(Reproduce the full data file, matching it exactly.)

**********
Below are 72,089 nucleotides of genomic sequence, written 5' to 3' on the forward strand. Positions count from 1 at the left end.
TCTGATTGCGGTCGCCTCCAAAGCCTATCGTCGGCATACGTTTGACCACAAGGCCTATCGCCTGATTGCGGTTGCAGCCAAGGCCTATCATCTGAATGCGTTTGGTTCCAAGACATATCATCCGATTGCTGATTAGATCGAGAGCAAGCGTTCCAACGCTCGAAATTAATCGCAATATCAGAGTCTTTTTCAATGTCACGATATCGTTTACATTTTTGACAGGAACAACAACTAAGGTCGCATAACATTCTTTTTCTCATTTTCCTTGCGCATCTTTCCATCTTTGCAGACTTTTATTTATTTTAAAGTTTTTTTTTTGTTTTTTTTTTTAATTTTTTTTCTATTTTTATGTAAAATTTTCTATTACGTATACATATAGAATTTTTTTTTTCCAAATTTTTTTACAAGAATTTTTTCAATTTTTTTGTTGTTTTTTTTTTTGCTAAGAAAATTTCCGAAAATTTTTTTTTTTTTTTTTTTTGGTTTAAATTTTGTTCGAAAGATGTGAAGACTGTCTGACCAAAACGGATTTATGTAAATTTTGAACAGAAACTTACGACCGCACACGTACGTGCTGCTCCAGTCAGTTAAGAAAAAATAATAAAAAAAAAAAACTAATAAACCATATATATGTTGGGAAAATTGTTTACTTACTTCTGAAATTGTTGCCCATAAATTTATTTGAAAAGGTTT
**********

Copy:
Below are 72,089 nucleotides of genomic sequence, written 5' to 3' on the forward strand. Positions count from 1 at the left end.
TCTGATTGCGGTCGCCTCCAAAGCCTATCGTCGGCATACGTTTGACCACAAGGCCTATCGCCTGATTGCGGTTGCAGCCAAGGCCTATCATCTGAATGCGTTTGGTTCCAAGACATATCATCCGATTGCTGATTAGATCGAGAGCAAGCGTTCCAACGCTCGAAATTAATCGCAATATCAGAGTCTTTTTCAATGTCACGATATCGTTTACATTTTTGACAGGAACAACAACTAAGGTCGCATAACATTCTTTTTCTCATTTTCCTTGCGCATCTTTCCATCTTTGCAGACTTTTATTTATTTTAAAGTTTTTTTTTTGTTTTTTTTTTTAATTTTTTTTCTATTTTTATGTAAAATTTTCTATTACGTATACATATAGAATTTTTTTTTTCCAAATTTTTTTACAAGAATTTTTTCAATTTTTTTGTTGTTTTTTTTTTTGCTAAGAAAATTTCCGAAAATTTTTTTTTTTTTTTTTTTTGGTTTAAATTTTGTTCGAAAGATGTGAAGACTGTCTGACCAAAACGGATTTATGTAAATTTTGAACAGAAACTTACGACCGCACACGTACGTGCTGCTCCAGTCAGTTAAGAAAAAATAATAAAAAAAAAAAACTAATAAACCATATATATGTTGGGAAAATTGTTTACTTACTTCTGAAATTGTTGCCCATAAATTTATTTGAAAAGGTTT